6 tips to finding success by focusing on one task at a time
Do you pride yourself on being a talented multi-tasker? Well, a new study says that may be an illusion. The study, conducted by Stanford University, says that multitasking may be detrimental to not only your brain, but also your ability to get things done faster and more efficiently.
Surprisingly, researchers found multitasking is actually less productive than doing one task at a time. Participants who were faced with too many tasks at once – such as electronic notifications, emails, cell phones, and work tasks – weren’t able to truly focus or pay attention properly. Their ability to recall vital information or switch from one job to another suffered compared to people who completed one single task at a time.
Do some people have a special knack for multitasking?
Ironically, people who were avid multitaskers – and believed they were, therefore, more productive – were worse multitaskers than the participants who completed one single task at a time. This result was caused, in part, by the avid multitaskers’ inability to efficiently organize their thoughts or filter out unnecessary information.
The art of single tasking is not an easy habit to master – especially in this day and age. Each day we’re consumed with how much work we can generate and complete, and how many boxes we can check off our “to do” list. Most of all, we’re obsessed with how many of these activities we can accomplish at once.
Now that we know that multitasking is less efficient than single-tasking, how can we take the steps to stop this bad habit? Here are six ideas to get started:
Start a meditation practice.
Focusing on only one thing can be a definite challenge. With our five senses constantly being bombarded, it’s tough to buckle down and develop a pointed focus. Meditation is a practice. Keep practicing, and your concentration on one thing will improve. Make a conscious effort to focus on one thing at a time … that’s meditation!
If you only want to focus on one thing, how can you possibly do that with clutter? If your room, office or even your desk is messy, it can be a constant distraction. Before you start on your single-tasking journey, take time to thoroughly clean your environment. Feng shui-ing your space is, in turn, clearing your mind.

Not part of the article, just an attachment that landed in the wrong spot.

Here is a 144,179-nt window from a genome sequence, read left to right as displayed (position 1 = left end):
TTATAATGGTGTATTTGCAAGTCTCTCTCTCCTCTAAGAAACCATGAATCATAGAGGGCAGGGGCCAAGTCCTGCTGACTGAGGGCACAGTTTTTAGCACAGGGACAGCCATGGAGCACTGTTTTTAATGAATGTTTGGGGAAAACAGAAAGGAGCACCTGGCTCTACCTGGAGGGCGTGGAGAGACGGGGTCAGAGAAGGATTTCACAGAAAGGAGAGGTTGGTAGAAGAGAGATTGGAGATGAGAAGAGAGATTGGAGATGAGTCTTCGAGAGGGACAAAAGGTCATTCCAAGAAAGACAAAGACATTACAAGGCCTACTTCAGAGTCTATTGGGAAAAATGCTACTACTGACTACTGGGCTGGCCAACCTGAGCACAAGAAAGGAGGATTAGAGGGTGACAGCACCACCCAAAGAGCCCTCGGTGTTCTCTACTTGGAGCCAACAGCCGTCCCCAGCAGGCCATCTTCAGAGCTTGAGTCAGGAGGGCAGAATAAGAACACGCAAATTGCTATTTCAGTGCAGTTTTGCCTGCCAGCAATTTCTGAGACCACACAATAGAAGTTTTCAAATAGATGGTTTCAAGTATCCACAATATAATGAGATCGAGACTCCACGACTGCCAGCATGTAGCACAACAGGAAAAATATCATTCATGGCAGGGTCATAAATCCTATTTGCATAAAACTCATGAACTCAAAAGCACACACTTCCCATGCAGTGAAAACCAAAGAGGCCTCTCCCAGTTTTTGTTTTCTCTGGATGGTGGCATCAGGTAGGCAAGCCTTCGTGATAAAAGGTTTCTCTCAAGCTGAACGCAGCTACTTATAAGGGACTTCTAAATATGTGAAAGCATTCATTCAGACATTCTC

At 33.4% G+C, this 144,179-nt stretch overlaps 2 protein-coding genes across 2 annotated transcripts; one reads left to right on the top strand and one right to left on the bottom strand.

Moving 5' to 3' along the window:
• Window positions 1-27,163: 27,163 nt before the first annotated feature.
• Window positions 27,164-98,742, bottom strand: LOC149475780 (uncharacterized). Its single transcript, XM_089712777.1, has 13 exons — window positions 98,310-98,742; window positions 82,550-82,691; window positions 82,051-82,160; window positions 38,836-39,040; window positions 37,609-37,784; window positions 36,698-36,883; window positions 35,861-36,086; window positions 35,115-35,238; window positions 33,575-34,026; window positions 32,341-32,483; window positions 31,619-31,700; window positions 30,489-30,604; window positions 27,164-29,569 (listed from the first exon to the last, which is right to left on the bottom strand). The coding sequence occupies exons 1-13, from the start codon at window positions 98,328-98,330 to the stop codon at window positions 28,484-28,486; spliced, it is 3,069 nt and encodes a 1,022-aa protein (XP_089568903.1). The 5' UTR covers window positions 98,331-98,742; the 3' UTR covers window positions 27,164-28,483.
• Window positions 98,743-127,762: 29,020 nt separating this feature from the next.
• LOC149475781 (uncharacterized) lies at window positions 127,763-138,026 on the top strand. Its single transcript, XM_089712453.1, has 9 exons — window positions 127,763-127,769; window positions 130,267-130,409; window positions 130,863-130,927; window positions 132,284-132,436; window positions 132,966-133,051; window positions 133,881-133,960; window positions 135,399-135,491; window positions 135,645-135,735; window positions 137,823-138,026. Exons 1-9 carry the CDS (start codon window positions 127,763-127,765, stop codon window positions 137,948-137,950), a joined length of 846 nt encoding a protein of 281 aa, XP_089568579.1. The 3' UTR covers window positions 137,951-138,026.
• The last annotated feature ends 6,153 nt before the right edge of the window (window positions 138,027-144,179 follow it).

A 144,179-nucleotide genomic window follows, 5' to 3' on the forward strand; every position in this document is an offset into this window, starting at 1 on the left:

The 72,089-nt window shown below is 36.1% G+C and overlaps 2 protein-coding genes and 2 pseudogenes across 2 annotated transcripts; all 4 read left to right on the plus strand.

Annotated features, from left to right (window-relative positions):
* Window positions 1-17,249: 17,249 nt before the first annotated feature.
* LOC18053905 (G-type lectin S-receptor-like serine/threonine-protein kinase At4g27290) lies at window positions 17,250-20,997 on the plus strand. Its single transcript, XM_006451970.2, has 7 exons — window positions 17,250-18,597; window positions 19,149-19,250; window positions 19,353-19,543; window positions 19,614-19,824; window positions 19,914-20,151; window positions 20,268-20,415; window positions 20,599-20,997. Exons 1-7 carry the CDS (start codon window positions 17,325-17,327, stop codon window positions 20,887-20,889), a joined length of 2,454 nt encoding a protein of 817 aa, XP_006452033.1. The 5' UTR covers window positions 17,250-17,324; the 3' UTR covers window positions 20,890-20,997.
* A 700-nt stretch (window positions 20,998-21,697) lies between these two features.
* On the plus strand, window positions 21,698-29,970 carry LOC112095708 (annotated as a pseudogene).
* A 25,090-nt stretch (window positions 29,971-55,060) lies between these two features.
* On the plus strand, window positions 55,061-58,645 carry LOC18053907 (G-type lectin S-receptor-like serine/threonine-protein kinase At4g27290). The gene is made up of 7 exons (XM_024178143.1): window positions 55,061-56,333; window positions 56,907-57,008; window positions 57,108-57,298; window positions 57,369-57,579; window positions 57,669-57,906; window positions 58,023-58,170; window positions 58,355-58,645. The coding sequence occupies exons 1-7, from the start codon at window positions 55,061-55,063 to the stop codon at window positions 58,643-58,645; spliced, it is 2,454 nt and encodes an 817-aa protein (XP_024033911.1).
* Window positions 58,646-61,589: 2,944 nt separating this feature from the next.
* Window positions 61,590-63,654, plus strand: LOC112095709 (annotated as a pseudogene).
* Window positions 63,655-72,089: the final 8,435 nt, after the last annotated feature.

Set your priorities.
Ask yourself, “What is the most important thing I need to accomplish right now?” Make a to-do list, and then cut it down to about five items per day. Any more can lead to a sense of overwhelm and defeat. When you complete your list, number the tasks from 1-5, in order of importance. Then you can move forward with each task. Make sure to complete one task before you move on to the next.
If something comes to your mind, keep a pad of paper to the side to jot down reminders for later, instead of jumping on your email or phone. When you get a phone call, let it go to voicemail if it’s not urgent. If you’re in a chaotic environment, use earplugs or even some headphones to stay focused.
Move often, take breaks and breathe a lot.
Single-tasking doesn’t mean you shouldn’t take breaks. Stay on the task at hand, but allow your body to move freely, get up and even get into a downward dog or two! Taking mindful walks can help. Pay attention to the breath, your body and nature. Moving your physical body can clear mental clutter and improve creativity and productivity. Don’t forget: there’s nothing more effective than a deep, full, cleansing breath to bring us back to the present moment.
Make it a daily practice.
You may fall off the wagon and slip back into your multi-tasking tendencies. But remember, it’s not going to make you complete your tasks any faster. As with meditation, ease of single-tasking comes with a dedicated practice.
Single-tasking is the new multi-tasking. We simply have to rewire our programming. It’s not cool to try to do three people’s jobs at once, as though you have three heads and six arms. Because energetically that is what you’re doing to yourself – pulling yourself in way too many directions to remain sane. Modern day multi-tasking skills are getting us nowhere fast. Mindfulness and single-tasking leads to more quality work, increased peace, less stress and more happiness.
So, the next time you decide to split your awareness on 10,000 things, remember to do one thing at a time.
Edited and republished with permission from the original publication at https://spiritualityhealth.com/blogs/heart-health/2015/10/18/bess-oconnor-mindfulness-lives-single-tasking